Implications of Self-Reference - Autopoiesis and Organisations

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    http://oss.sagepub.com/Organization Studies

    http://oss.sagepub.com/content/24/9/1511The online version of this article can be found at:

    DOI: 10.1177/0170840603249007

    2003 24: 1511Organization StudiesTor Hernes and Tore Bakken

    TheoryImplications of Self-Reference: Niklas Luhmann's Autopoiesis and Organization

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    Implications of Self-Reference:Niklas Luhmanns Autopoiesis andOrganization Theory

    Tor Hernes and Tore Bakken

    Abstract

    This article reviews the potential of Niklas Luhmanns autopoiesis as a contributionto organization theory. We consider organization theory to consist of three

    epistemological foundations, which we label equilibrium-based theory, process-basedtheory and recursivity-based theory. We review critically Luhmanns autopoietictheory in relation to each of these three foundations. We suggest that whereas itdeviates radically from equilibrium-based theory and deviates significantly fromprocess-based theory, it holds potential in its complementarity with Giddenssstructuration theory in providing a promising basis for recursivity-based organizationtheory.

    Keywords: organization theory, autopoiesis, systems theory, Luhmann

    Niklas Luhmann (192798) has emerged as one of the most controversial andinfluential social scientists of recent times. His autopoietic systems theoryspans a wide range of social theory, among which is organization theory. Ina book published posthumously (Luhmann 2000), he works explicitly fromthe perspective of organizations as systems of decisions, and in which thedecision forms the basic unit of analysis. However, his more general auto-poietic theory, the main body of which is outlined in his book Social Systems(Luhmann 1995), provides a broader backdrop of insights and ideas that areuseful to the study of organization. This is reflected in the wider application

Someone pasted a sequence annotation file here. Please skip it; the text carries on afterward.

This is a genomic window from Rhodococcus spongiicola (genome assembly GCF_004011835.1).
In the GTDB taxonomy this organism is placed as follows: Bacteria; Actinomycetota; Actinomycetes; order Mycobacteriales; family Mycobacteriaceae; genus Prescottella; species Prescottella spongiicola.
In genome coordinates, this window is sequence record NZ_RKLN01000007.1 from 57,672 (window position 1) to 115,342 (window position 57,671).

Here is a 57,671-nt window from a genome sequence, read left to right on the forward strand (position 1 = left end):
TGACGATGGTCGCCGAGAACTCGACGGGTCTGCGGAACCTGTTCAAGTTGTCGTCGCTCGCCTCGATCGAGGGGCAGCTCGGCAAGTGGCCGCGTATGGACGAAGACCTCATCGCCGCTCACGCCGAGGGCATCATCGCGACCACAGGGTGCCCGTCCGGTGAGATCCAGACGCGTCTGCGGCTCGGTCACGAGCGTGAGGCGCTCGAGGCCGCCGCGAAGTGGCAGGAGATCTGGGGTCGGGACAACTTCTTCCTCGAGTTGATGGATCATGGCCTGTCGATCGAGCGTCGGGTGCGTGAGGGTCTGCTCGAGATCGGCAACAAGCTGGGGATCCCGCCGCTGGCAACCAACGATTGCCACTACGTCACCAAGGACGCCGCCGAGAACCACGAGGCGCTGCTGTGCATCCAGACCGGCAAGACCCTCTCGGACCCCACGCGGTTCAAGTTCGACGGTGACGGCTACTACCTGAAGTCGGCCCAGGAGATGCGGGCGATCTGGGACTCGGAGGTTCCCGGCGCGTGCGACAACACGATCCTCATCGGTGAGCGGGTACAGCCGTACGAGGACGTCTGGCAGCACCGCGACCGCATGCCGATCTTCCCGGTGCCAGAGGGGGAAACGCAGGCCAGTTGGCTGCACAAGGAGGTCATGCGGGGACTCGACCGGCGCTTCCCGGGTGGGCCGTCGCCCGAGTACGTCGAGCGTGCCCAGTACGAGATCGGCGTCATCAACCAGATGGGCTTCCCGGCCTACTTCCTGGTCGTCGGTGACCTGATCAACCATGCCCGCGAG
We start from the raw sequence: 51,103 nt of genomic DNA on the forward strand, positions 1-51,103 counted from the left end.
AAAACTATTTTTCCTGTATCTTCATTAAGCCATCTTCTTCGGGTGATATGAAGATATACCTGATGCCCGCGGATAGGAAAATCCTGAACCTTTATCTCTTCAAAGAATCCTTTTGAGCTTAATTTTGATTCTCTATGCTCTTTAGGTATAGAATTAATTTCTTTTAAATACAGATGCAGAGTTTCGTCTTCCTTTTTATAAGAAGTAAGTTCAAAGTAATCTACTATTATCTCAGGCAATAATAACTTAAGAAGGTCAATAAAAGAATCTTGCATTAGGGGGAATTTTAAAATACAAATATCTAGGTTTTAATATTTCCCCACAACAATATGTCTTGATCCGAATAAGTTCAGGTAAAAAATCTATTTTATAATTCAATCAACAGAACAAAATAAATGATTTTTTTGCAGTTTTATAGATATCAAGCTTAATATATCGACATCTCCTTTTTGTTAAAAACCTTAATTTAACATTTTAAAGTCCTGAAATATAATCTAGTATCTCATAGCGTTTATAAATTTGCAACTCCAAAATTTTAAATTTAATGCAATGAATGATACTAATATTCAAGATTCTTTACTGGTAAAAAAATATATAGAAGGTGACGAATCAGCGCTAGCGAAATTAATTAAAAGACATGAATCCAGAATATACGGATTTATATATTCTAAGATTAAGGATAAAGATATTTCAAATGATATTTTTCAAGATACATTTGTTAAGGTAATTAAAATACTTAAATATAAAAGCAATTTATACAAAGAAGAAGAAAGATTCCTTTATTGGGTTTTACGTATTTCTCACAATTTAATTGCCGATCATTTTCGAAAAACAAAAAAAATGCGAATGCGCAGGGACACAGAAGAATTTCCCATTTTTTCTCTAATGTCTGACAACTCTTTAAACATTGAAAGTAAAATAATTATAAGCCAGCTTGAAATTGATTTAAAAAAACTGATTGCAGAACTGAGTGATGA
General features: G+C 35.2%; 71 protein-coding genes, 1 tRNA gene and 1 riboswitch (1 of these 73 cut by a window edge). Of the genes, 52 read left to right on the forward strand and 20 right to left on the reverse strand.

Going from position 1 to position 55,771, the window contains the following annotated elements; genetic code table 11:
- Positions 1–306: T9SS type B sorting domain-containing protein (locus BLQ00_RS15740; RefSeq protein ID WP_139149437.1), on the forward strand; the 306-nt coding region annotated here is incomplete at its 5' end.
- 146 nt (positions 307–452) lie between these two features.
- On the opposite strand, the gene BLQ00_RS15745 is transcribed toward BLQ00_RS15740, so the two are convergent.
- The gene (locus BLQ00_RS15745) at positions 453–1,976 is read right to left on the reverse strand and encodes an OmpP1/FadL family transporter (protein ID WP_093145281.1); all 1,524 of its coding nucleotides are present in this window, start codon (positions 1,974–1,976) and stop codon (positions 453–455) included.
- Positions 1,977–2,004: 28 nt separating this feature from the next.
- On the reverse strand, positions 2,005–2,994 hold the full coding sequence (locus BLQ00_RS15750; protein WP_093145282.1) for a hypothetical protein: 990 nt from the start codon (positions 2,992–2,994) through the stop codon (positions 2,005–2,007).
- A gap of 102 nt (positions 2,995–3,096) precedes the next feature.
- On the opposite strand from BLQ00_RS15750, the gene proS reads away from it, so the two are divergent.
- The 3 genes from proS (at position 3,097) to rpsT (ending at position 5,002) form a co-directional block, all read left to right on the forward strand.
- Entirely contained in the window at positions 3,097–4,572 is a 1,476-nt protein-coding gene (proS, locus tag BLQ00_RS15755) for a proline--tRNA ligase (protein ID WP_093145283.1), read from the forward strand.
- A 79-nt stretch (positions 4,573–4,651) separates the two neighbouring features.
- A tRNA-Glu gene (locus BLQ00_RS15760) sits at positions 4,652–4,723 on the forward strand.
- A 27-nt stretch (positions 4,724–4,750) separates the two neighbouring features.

of his work in organization studies, for example, by Ortmann (1995), Thyssen(2000), Baecker (1999) and Mingers (2003). Studies of more focused areasof organization have also been carried out that are to varying degrees derivedfrom Luhmanns framework, such as on communication (Vanderstraeten 2000),trust (Gefen 2000), knowledge (von Krogh and Roos 1995), time (Holmer-Nadesan 1997) and decisions (kerstrm Andersen 2003). In addition, histheory is being applied in empirical studies such as in the history of institutions(Harste 2003) and in institutional reform (Hilund and LaCour 2003).

    While others have related Luhmanns theory of autopoietic social systems(hereafter, referred to as Luhmanns autopoiesis) to selected topics in

    organization theory, this article discusses its relationship with what we seeas the broader epistemological foundations of organization research. We workfrom his autopoietic theory as a backdrop of insights and ideas from which

    OrganizationStudies24(9): 15111535Copyright 2003SAGE Publications(London,Thousand Oaks,CA & New Delhi)

    1511 Authors name

    www.sagepublications.com 0170-8406[200311]24:9;15111535;036729

    Tor HernesNorwegian School

    of Management,Oslo, Norway

    Tore BakkenNorwegian Schoolof Management,Oslo, Norway

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    we derive implications for organization studies, which means that we are notrestricted to his more specific organization theory as outlined in Luhmann(2000). There are two main reasons why we attempt this. First, it is a way tocome to grips with salient aspects of Luhmanns work, which is otherwise